The Navy League’s online magazine “Seapower” reports,
Bollinger Shipyards submitted on March 18 its final proposal to the United States Coast Guard to build Stage 2 of the Heritage-class Offshore Patrol Cutter program. If chosen, Bollinger would construct and deliver a total of 11 vessels to the U.S. Coast Guard over the next decade, helping to sustain the Bollinger workforce through 2031.
It is obviously a Bollinger press release, talking about how much good it would do for the local economy, but it does occur to me…
If we have two truly competitive bids, this could be an opportunity to have two shipyards building Offshore Patrol Cutters.
The program is already too long delayed. The phase II contract proposals are likely to be very competitive. In March 2020, contracts for industry studies were awarded to nine different yards.
- Austal USA of Mobile, AL
- General Dynamics/Bath Iron Works (GD/BIW) of Bath, ME
- Bollinger Shipyards Lockport of Lockport, LA
- Eastern Shipbuilding Group (ESG) of Panama City, FL
- Fincantieri Marinette Marine (F/MM) of Marinette, WS
- General Dynamics/National Steel and Shipbuilding Company (GD/NASSCO) of San Diego, CA
- Huntington Ingalls Industries/Ingalls Shipbuilding (HII/Ingalls) of Pascagoula, MS
- Philly Shipyard of Philadelphia, PA
- VT Halter Marine Inc. of Pascagoula, MS
I know at least three yards, Eastern, Huntington Ingalls and Bollinger, and probably more, are submitting proposals for building first a single OPCs with options to build ten more. With Eastern already building the first four, this gives the Coast Guard the opportunity to contract for the remaining 21 ships based on the bids that will be received this year.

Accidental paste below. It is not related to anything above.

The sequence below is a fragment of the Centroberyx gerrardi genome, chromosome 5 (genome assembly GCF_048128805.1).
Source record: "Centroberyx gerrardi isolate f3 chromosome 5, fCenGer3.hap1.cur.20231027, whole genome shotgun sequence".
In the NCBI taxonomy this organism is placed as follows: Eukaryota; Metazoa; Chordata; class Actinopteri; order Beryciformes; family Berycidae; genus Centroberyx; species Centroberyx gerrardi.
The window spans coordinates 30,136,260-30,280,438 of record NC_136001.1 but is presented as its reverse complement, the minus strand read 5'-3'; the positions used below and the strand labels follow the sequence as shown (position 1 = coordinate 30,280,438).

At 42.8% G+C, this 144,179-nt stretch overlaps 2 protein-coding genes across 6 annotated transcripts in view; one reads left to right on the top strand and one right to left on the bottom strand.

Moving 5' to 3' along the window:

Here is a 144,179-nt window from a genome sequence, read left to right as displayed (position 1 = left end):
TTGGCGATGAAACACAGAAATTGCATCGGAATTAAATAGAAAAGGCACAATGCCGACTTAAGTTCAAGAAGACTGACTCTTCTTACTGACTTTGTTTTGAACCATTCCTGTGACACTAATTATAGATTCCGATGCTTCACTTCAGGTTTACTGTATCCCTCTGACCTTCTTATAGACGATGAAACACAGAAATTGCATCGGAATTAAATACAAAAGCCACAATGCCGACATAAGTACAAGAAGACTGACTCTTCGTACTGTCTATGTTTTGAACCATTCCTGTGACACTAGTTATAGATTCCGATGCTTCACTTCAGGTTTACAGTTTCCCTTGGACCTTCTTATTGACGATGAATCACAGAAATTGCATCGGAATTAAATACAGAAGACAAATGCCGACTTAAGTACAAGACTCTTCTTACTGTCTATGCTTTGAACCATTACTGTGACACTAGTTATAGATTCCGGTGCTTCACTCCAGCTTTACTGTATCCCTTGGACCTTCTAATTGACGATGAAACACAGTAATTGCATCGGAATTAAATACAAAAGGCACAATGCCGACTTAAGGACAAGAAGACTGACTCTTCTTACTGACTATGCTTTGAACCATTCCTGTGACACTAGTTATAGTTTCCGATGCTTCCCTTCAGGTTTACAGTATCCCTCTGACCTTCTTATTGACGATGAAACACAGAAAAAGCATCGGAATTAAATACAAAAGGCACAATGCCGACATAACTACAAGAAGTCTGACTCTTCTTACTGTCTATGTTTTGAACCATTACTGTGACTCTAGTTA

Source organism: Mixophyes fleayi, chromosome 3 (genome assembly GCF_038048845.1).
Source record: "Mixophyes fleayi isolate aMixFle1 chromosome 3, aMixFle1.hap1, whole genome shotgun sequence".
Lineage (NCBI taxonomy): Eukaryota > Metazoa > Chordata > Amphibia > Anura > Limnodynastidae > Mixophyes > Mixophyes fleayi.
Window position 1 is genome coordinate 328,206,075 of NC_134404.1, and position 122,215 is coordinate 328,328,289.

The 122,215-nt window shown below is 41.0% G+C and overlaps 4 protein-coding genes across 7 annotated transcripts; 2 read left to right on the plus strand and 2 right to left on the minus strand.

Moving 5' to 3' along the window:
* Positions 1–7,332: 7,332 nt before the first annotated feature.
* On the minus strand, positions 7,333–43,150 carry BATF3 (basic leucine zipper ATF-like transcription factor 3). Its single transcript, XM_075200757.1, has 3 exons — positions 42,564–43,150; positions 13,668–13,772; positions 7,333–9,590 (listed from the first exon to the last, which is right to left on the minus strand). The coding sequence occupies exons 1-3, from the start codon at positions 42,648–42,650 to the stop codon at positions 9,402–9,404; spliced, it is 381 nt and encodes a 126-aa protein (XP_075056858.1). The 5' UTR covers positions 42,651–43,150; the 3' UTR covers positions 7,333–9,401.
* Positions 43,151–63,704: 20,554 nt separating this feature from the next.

We could have the entire program completed by 2032 instead of 2038 and avoid the complication of a probably much less competitive phase III competition to build the last ten ships. Six years earlier completion would also probably allow us to avoid the expense of the life extension program planned for six of the WMEC 270s.
It would cost more in those years but this project really should have been funded ten to twenty years ago. It would be a big plus up for the PC&I budget but only a few percent increase compared to the Coast Guard’s total budget, small compared to the DHS budget and microscopic to the entire federal budget. It would align with the national objective of growing our naval shipbuilding capabilities, and further stimulate the economy. It might not be too hard to get Congressional support.
It would also provide a hedge against a natural disaster further delaying construction.